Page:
New planning guidance has recently been issued by the Department for Communities and Local Government (DCLG) for onshore oil and gas developments, including shale gas and coal bed methane. The emergence of shale gas by fracking (or hydraulic fracturing) has been a key driver in developing the guidance.
This provides an overview of how the planning regime is intended to operate alongside other regulatory regimes. Minerals Planning Authorities (MPAs) grant permission for the location of any wells and wellpads, and can impose conditions to ensure that the impact on the use of the land is acceptable (for example noise, dust, air quality, visual, archaeological and highway impacts).
The guidance highlights those aspects of these developments which are not matters for the MPAs, or where the MPAs should assume that the other regimes will operate effectively. Key examples of this are:-
- Mitigation of seismic risks – these will be dealt with by the Department of Energy and Climate Change (DECC), usually through the Petroleum Licence, particularly where the extraction is taking place by hydraulic fracturing.
- Well design, construction and integrity during operation – is monitored by the Health and Safety Executive.
- Mining waste and chemical content of hydraulic fracturing fluid – will be monitored by the Environment Agency as part of the environmental permitting for any hydrocarbon extraction or hydraulic fracturing operation.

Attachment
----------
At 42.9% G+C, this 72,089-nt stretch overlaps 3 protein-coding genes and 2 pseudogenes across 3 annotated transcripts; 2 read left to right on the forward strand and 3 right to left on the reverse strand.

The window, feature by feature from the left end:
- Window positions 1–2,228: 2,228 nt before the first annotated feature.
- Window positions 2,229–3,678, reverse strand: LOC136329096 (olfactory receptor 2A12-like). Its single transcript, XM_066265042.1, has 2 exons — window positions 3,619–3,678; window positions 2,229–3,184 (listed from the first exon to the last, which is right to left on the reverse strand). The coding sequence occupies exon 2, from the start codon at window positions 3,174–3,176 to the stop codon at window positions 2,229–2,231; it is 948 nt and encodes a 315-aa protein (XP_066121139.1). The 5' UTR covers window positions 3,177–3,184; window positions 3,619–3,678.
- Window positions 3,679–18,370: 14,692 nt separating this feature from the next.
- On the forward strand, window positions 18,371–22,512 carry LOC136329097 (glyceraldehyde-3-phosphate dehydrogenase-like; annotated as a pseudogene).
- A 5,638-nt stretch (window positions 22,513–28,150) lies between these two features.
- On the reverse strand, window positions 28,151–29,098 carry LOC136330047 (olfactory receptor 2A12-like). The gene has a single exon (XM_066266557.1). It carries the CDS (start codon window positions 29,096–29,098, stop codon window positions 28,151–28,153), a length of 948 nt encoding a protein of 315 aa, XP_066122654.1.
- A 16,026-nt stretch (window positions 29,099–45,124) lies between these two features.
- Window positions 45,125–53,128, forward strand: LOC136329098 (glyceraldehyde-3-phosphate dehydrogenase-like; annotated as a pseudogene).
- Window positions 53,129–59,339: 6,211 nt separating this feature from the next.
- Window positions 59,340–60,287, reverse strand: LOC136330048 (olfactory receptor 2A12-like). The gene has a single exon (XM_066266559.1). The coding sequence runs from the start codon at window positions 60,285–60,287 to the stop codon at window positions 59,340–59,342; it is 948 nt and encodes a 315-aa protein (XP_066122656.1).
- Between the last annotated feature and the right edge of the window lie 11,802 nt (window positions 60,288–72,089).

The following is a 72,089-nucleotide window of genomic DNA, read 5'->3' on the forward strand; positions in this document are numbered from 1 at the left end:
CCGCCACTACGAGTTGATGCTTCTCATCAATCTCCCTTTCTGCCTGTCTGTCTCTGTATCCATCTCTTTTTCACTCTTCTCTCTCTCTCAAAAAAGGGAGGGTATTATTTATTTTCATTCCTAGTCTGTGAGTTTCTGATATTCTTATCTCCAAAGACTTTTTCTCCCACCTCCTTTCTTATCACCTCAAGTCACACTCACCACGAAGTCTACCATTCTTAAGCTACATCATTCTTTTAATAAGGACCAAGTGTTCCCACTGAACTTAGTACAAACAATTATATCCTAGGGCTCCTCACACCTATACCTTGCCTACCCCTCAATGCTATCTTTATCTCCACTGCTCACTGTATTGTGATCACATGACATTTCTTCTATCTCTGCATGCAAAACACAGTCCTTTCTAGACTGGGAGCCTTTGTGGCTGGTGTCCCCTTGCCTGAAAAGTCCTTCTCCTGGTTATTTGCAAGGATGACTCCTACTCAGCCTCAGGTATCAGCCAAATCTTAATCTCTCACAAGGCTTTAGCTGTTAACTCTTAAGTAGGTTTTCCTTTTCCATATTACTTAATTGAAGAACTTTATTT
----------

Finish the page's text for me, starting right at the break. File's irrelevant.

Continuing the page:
The guidance also makes clear that MPAs should give "great weight to the benefits of minerals extraction, including to the economy, when determining planning applications", and should not consider demand for, or consider alternatives to oil and gas resources.
DCLG hopes that this guidance will help to create "the right framework to accelerate shale gas development in a responsible and sustainable way".
Opponents of shale gas development have, however, argued that these planning guidelines (on which the Government are not proposing to consult) are trying to restrict MPA's ability to consider seismic, environmental and other issues, and effectively create a presumption in favour of fracking.
It will be interesting to see what effect these guidelines will have as new fracking proposals are brought forward.
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